Living the Questions: Doing Episcopal Theology

The Very Reverend Martyn Percy, Dean of Christ Church, Oxford, has, he likes to say, gotten free lunch for years for his brief appearance in Dan Brown's The Da Vinci Code. That blockbuster novel quotes Dean Percy saying, as he sometimes does in interviews or in the media, that "The Bible did not arrive by fax from heaven."

What he means, he says, is that history reveals that God can only be known provisionally. To imagine that we, so to speak, possess all God's truth, that God's truth is transferred through the Bible like some sort of spiritual Bluetooth connection, is to miss how God is being revealed to us in the scriptures. In his book Thirty-Nine New Articles, Dean Percy writes that "the Bible does indeed contain many things that God may want to say to humanity. . . . But it also contains opinions about God (even one or two moans and complaints — see the Psalms); it contains allegory, parables, humour, histories and debates. The nature of the Bible invites us to contemplate the very many ways in which God speaks to us." (22)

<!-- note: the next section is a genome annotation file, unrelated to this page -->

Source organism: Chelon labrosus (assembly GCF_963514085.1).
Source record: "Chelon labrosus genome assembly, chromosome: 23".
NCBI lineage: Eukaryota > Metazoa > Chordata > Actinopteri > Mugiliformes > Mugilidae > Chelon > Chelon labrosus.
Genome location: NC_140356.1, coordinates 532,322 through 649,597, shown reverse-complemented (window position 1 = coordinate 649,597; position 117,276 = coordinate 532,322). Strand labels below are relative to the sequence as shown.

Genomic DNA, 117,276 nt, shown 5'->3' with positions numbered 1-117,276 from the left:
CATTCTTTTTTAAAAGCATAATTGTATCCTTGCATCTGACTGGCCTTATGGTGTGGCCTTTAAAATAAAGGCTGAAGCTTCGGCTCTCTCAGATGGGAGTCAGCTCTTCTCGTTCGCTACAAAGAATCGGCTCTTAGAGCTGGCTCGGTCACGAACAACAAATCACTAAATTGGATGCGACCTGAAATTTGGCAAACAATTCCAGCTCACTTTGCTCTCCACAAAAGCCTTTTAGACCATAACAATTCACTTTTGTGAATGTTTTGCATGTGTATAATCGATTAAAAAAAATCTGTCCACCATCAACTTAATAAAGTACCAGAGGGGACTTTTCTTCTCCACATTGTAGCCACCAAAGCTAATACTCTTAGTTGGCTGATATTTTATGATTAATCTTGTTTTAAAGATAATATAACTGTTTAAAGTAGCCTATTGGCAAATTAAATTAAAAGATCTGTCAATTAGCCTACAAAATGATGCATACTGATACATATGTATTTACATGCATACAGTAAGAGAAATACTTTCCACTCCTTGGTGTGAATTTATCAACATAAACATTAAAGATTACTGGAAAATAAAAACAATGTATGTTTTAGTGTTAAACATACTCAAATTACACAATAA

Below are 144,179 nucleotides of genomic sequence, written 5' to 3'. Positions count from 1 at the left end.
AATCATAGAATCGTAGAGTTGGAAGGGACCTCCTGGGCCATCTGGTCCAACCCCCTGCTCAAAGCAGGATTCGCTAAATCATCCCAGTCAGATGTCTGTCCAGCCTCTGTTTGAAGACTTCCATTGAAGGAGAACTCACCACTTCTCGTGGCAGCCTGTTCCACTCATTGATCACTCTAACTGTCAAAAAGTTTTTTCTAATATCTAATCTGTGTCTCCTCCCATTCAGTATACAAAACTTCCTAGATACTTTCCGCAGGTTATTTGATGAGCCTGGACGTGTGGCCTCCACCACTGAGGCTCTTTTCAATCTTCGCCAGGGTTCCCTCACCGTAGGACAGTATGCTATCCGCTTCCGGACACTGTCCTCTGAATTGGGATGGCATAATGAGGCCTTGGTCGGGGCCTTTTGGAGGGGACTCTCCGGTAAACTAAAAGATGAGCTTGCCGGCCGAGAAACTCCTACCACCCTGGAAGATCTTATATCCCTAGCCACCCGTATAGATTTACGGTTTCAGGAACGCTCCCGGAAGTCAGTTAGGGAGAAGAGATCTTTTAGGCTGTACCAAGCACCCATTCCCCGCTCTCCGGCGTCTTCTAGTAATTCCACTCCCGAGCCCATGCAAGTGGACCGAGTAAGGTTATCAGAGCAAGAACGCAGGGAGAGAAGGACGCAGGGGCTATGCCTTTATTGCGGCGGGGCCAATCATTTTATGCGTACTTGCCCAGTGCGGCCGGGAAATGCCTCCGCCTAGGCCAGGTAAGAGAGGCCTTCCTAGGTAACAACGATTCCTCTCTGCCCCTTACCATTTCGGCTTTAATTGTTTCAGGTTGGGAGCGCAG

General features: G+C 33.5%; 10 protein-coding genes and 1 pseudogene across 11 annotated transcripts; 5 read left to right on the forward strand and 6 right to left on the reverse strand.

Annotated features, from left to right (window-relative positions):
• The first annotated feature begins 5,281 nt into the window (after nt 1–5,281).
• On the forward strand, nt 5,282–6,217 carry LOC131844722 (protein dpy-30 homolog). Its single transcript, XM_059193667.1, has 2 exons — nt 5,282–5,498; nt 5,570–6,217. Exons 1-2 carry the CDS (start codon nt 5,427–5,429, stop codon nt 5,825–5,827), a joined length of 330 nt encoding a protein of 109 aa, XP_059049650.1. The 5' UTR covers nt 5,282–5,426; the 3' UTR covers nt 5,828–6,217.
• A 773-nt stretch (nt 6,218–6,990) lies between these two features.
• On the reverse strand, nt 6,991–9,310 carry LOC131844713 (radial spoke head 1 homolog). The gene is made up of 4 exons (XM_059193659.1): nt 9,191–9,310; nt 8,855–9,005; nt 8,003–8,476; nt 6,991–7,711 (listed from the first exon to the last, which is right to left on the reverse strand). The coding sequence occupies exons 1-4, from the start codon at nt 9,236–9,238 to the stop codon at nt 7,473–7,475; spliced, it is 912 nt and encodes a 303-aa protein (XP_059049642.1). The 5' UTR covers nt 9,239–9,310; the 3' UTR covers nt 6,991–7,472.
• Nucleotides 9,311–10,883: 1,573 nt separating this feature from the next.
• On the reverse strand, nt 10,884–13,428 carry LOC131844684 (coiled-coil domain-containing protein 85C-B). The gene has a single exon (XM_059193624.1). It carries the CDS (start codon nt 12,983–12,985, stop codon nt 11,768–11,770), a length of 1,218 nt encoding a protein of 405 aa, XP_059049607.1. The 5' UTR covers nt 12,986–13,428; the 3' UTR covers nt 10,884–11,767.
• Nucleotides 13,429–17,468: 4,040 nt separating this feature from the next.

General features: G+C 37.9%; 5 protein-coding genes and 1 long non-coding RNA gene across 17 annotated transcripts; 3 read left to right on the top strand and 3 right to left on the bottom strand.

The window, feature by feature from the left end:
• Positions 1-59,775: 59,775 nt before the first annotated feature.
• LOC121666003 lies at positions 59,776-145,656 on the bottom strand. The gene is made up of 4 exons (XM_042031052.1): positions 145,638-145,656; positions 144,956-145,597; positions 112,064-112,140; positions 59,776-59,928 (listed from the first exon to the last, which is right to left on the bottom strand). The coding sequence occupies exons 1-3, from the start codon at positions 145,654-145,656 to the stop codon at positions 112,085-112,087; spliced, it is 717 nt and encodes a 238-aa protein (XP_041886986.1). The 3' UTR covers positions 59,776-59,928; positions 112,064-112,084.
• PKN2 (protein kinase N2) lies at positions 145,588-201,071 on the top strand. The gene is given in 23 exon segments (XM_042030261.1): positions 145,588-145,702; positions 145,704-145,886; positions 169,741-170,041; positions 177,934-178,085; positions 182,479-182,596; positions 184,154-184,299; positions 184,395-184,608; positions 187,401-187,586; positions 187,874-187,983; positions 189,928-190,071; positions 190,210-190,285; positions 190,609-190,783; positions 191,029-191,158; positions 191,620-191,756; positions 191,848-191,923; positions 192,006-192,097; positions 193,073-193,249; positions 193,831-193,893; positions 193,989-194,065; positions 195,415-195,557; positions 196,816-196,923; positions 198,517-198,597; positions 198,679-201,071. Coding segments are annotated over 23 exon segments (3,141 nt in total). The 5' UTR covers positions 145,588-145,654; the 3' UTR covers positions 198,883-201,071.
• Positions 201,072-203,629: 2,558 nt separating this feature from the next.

In this life, we are never given full knowledge of who God is. Indeed, classical theology would tell us that we are incapable of grasping who God is even if God were to directly reveal God's self to us.

Moreover, any belief that one can understand the Bible without the effort of interpreting it flies in the face of how the Church has traditionally understood reading the biblical interpretation. Some things in scripture, as Augustine of Hippo noted over 1500 years ago, we are meant to understand literally; some we are meant to understand metaphorically.

And, as good Episcopalians, Christian tradition and reason help us to discern which is which.

12/2/2022 9:10:34 PM
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  • Greg Garrett
    About Greg Garrett
    Greg Garrett is (according to BBC Radio) one of America's leading voices on religion and culture. He is the author or co-author of over twenty books of fiction, theology, cultural criticism, and spiritual autobiography. His most recent books are The Prodigal, written with the legendary Brennan Manning, Entertaining Judgment: The Afterlife in Popular Imagination, and My Church Is Not Dying: Episcopalians in the 21st Century. A contributor to Patheos since 2010, Greg also writes for the Huffington Post,, OnFaith, The Tablet, Reform, and other web and print publications in the US and UK.